I was reminded in that Parliamentary debate of something my grandmother used to say: “You have only two options when you’re in financial difficulties: earn more or spend less.” It’s a plain truth we need in this country to keep reminding ourselves.

Labour under Blair got into debt difficulties because of two main reasons.  In the first place they were hooked on public spending, thinking always that the solution to a problem is not to fix what’s bust, but to throw more money at it. One of the consequences of that has been to inject increased middle and senior management into what was the public sector, not for them to conduct necessary reform but simply to keep tabs on the money sloshing around.  That in turn led to wage inflation and the long term costs of the system becoming increasingly untenable.  So the spending part of what my gran used to say certainly never worked out under Blair, and I can’t see that they’ve learned the lesson since.

The other side was over the ‘earning’. It looks in retrospect as if Mr Blair got hooked on the City without ever really understanding it, seeing in Private Finance Initiatives a blank cheque book but not the wider account that it serviced.  So instead of a tottering housing bubble that the banks faced, New Labour generated a public sector bubble.  NHS spending increased on New Labour’s watch by a factor of 2.9.  But you’d be hard pressed to say that the provision of health care and the way people were looked after by the NHS got three times better. As a number of scandals had revealed, in some places it got catastrophically worse.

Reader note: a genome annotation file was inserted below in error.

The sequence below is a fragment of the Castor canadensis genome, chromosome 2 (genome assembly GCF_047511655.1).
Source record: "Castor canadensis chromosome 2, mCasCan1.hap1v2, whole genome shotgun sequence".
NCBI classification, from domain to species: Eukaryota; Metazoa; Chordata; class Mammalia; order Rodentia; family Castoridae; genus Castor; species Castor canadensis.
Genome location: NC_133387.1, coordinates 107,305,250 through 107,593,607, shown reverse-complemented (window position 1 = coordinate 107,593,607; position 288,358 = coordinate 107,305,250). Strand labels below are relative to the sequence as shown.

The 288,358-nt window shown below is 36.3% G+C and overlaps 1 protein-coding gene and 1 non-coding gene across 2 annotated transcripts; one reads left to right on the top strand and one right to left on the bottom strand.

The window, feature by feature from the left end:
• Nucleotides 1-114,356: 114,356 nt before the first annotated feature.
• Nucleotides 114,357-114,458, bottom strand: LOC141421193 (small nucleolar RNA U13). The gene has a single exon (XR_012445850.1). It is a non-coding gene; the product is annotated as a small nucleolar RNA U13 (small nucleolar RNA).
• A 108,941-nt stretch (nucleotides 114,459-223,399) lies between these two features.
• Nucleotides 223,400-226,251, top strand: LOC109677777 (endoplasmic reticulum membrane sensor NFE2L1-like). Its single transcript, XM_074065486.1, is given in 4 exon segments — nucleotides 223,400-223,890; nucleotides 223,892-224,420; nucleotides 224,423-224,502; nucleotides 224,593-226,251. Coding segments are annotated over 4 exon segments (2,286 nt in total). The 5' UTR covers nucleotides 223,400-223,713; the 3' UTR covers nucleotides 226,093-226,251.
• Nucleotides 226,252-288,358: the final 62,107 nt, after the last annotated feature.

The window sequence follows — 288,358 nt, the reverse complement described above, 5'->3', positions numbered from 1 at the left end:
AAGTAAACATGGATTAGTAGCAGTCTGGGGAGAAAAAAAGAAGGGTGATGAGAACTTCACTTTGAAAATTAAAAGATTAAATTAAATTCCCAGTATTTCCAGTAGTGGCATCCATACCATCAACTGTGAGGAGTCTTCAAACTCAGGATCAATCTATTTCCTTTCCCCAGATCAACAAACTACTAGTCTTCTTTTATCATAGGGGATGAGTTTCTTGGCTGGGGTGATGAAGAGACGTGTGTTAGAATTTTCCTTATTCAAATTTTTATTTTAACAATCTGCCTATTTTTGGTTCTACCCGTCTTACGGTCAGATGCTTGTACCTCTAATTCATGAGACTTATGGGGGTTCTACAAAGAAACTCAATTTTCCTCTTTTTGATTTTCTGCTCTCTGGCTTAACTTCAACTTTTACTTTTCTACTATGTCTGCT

That’s not to say we shouldn’t value the work of health care providers, and we all have our own personal experiences and friends and family who have received outstanding professional care by some wonderful people. But with a million people employed by the NHS, and other departments like education being funded in the same way, the subject is not about individual healthcare staff.  Good government is not about how much you spend, it’s about how much you spend well.  If in a Venn diagram of a department the latter forms a small circle inside a bigger one, then there’s money that clearly could be doing a better job helping people somewhere else. That might include being back in our own pockets, for us to choose what we do with it and where to spend it.

This should be basic common sense, but I think we need to constantly remind ourselves of it in the coming years because of an increasingly salient fact. We have not ended the deficit. The national debt is still going up. We are still not living within our means, and we have still more belt tightening to come.

Unless that is you want myopically to borrow even more, and with debt repayments trim the bone with your fat when you are forced into making even bigger cuts down the roads. Ask the Greeks how that is working out for them.

Let’s just put the sums into context. Imagine you dropped a pound coin into a piggy bank once every second, paying off the national debt one coin at a time.  It would take you 11 ½ days to get through one million pounds.

The national debt, despite the cuts so far, is still going up and is now in the order of £1.5 trillion. Using some quick back-of-a-cigarette-packet maths (easier in the future owing to plain packaging), you’ll be finishing off with your piggy bank deposits on a national debt level in around AD 49,700. 

By that stage, the Niagara Falls will have eroded around nine tenths of a mile, the moon will be orbiting 590’ further away, and three scheduled Ice Ages will have happened.
Personally, I’d rather not plan repayments on that sort of schedule.

The UK will only be able to repay its debt if its economy is robust enough to allow it. It will find it easier to pay if the economy is growing, and thus the share of the debt to the economy is dropping. For these reasons, recognising the deficit as a problem is not enough; having sound policies across the board are essential.